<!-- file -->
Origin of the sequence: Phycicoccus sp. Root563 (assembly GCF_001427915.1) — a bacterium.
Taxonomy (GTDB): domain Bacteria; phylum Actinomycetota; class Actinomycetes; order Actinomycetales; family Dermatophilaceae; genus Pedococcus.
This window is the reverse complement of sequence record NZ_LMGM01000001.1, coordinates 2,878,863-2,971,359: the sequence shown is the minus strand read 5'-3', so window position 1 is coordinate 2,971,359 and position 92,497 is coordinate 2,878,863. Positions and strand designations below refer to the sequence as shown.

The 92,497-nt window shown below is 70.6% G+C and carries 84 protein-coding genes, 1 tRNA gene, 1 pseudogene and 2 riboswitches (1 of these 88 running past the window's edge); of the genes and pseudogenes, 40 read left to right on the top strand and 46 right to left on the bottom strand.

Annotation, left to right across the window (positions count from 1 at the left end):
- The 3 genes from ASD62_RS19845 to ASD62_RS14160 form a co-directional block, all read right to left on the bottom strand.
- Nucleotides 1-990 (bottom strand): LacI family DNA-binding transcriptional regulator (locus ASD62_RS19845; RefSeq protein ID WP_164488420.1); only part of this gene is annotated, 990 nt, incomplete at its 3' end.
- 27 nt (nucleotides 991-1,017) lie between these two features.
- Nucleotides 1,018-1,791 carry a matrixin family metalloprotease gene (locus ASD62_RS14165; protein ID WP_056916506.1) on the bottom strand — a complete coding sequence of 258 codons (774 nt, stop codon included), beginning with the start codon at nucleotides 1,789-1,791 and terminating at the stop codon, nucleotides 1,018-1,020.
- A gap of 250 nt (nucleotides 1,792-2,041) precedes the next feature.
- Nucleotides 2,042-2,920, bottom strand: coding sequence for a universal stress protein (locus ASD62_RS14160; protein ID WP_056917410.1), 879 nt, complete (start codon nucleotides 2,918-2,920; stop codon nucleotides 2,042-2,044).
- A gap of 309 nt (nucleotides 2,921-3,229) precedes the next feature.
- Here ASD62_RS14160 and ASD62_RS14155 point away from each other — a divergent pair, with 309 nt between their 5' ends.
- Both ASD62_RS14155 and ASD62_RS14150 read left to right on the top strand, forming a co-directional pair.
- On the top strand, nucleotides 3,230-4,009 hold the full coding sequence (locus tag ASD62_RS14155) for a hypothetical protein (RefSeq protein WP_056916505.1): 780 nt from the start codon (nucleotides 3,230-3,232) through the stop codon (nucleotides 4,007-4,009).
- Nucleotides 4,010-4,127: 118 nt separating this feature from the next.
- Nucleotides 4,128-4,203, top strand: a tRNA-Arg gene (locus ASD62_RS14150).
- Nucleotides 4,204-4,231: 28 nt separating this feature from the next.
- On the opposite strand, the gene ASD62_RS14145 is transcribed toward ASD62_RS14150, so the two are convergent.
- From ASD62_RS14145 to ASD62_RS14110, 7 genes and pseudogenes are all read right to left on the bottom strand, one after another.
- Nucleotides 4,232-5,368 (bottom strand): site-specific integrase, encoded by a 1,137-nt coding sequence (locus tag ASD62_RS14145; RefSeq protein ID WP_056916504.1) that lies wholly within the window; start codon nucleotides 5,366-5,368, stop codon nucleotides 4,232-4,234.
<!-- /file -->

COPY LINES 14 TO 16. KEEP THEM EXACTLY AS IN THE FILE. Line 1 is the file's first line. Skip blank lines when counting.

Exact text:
- Both ASD62_RS14155 and ASD62_RS14150 read left to right on the top strand, forming a co-directional pair.
- On the top strand, nucleotides 3,230-4,009 hold the full coding sequence (locus tag ASD62_RS14155) for a hypothetical protein (RefSeq protein WP_056916505.1): 780 nt from the start codon (nucleotides 3,230-3,232) through the stop codon (nucleotides 4,007-4,009).
- Nucleotides 4,010-4,127: 118 nt separating this feature from the next.